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Help!!!! Can't get fermentation to work on corn mash

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  • mnbryant2001
    This is my first post here and I have enjoyed the group. I have recently obtained a permit to make fuel alcohol and have malted my first batch. I am using
    Message 1 of 4 , Nov 7, 2005
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      This is my first post here and I have enjoyed the group. I have
      recently obtained a permit to make fuel alcohol and have malted my
      first batch. I am using ground corn malted with 10% malted corn. I
      cooked the corn and added the malt at 15 degrees and held for 90
      minutes. The mash is very sticking like it is suger but the iodine
      test is almost black with a purple tinge. I cooked another batch and
      have the same problem. I ajusted the ph to 6. I have added more than
      enough yeast at this point and all it will do is bubble here and there
      after 3 days. The water temp is 75 degrees. I have made wine before
      and never had this problem. I thought I would try adding sugar tonight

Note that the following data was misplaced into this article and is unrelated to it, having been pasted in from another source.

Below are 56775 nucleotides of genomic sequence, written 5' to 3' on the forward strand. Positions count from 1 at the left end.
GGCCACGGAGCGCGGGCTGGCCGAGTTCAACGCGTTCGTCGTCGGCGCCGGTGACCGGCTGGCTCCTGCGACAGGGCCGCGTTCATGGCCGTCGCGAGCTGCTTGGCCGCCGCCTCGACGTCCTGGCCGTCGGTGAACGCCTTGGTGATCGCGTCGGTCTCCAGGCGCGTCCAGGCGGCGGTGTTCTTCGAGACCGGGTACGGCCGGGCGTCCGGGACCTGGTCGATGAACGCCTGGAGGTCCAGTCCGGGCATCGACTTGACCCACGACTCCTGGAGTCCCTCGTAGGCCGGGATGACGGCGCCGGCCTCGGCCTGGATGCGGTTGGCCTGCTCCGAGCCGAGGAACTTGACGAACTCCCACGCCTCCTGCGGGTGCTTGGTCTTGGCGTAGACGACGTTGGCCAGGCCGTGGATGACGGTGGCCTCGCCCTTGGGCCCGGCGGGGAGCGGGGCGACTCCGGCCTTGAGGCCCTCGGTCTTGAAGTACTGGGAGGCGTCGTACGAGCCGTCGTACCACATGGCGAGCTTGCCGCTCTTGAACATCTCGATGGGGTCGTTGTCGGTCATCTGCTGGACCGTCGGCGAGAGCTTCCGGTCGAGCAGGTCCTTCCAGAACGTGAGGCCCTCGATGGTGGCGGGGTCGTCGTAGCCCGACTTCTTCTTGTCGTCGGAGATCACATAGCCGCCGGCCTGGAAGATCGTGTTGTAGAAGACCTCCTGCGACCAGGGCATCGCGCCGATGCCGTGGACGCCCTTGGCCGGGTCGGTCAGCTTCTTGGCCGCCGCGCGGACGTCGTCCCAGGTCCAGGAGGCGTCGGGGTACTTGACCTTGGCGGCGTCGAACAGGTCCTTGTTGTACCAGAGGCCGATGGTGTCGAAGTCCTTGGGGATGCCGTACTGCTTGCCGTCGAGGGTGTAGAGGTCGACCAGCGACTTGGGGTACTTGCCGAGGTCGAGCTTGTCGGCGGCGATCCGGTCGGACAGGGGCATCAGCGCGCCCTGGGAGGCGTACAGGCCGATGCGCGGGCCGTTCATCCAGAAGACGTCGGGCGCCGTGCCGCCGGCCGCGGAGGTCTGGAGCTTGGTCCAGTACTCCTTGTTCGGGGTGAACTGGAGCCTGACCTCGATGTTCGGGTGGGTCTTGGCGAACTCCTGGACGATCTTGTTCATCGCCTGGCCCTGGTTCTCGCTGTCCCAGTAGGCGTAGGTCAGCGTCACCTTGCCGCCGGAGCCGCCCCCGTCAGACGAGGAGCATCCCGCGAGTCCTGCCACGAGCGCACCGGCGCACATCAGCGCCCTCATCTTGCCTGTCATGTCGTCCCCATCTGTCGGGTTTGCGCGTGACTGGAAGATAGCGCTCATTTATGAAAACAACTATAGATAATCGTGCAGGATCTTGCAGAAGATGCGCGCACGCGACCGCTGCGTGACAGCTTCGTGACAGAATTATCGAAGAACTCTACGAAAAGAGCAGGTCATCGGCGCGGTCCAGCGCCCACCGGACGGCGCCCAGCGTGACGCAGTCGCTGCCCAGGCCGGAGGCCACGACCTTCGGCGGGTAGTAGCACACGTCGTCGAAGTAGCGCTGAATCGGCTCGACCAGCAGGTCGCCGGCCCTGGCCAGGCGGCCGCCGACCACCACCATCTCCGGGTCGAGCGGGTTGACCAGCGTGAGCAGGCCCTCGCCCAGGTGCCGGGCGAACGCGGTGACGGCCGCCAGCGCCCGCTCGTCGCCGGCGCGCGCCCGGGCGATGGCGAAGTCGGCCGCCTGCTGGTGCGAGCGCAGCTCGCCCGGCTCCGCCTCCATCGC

to see if for some reason convertion isn't working. Any
      suggestions...Thanks Mike
    • Harry
      ... there ... tonight ... I assume the 15 degrees is a typo? 150° would be the norm. The problem is the malted corn. Corn has notoriously low Diastatic
      Message 2 of 4 , Nov 7, 2005
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        --- In new_distillers@yahoogroups.com, "mnbryant2001"
        <mnbryant2001@y...> wrote:
        >
        > This is my first post here and I have enjoyed the group. I have
        > recently obtained a permit to make fuel alcohol and have malted my
        > first batch. I am using ground corn malted with 10% malted corn. I
        > cooked the corn and added the malt at 15 degrees and held for 90